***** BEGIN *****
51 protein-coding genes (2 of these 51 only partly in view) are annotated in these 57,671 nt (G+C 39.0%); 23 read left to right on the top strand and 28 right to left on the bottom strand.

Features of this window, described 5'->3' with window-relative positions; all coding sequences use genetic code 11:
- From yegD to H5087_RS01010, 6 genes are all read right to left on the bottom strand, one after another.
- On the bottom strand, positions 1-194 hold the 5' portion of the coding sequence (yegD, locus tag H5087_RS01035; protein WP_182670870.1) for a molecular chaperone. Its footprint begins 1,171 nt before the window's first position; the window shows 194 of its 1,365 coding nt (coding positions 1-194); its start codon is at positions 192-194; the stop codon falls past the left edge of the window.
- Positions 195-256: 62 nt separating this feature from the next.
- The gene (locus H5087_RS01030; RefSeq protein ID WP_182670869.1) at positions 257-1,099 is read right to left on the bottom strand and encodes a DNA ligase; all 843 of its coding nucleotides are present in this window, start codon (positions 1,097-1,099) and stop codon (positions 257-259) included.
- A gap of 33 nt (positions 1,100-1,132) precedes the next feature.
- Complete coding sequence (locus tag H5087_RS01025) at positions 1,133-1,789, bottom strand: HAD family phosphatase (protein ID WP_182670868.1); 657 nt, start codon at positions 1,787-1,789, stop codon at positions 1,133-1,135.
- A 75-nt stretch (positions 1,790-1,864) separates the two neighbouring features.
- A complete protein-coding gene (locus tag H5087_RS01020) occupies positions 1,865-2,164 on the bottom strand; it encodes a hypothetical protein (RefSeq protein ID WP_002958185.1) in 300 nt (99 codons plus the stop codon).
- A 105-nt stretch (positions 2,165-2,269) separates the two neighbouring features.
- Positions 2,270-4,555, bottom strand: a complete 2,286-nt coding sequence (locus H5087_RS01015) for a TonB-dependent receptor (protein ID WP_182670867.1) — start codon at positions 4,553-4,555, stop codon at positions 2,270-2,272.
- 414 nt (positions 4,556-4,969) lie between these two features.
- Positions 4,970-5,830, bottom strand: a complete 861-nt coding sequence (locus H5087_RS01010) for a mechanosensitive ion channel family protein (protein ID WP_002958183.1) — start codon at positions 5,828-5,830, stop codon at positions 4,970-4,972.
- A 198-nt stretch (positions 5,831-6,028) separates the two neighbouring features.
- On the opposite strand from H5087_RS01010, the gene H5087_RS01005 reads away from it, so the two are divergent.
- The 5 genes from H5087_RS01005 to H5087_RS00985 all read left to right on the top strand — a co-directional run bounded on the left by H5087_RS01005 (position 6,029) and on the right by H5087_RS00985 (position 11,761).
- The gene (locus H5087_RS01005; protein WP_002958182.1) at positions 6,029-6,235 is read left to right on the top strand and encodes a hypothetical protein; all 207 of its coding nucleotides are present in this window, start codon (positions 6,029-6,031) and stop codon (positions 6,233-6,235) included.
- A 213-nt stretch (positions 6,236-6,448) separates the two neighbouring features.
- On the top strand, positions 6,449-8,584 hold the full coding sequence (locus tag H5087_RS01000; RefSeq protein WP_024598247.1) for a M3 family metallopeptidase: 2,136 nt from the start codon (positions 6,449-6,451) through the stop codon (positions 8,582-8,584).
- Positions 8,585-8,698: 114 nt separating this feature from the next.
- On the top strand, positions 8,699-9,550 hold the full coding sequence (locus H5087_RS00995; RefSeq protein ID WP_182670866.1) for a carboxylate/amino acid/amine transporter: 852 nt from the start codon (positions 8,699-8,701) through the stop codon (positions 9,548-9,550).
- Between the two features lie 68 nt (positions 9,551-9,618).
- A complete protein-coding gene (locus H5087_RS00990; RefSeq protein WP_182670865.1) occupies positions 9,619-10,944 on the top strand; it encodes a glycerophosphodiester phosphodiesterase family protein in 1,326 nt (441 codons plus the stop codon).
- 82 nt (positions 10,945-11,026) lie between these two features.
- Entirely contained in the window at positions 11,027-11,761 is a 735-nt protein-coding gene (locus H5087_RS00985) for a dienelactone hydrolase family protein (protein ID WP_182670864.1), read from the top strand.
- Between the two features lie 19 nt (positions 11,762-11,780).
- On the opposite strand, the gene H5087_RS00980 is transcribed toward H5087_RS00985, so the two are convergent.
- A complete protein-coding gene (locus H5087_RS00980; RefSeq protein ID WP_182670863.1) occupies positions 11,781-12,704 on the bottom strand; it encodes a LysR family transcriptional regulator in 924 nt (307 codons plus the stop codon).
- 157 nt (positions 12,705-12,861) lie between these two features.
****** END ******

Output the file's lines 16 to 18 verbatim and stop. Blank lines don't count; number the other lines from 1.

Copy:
- On the opposite strand from H5087_RS01010, the gene H5087_RS01005 reads away from it, so the two are divergent.
- The 5 genes from H5087_RS01005 to H5087_RS00985 all read left to right on the top strand — a co-directional run bounded on the left by H5087_RS01005 (position 6,029) and on the right by H5087_RS00985 (position 11,761).
- The gene (locus H5087_RS01005; protein WP_002958182.1) at positions 6,029-6,235 is read left to right on the top strand and encodes a hypothetical protein; all 207 of its coding nucleotides are present in this window, start codon (positions 6,029-6,031) and stop codon (positions 6,233-6,235) included.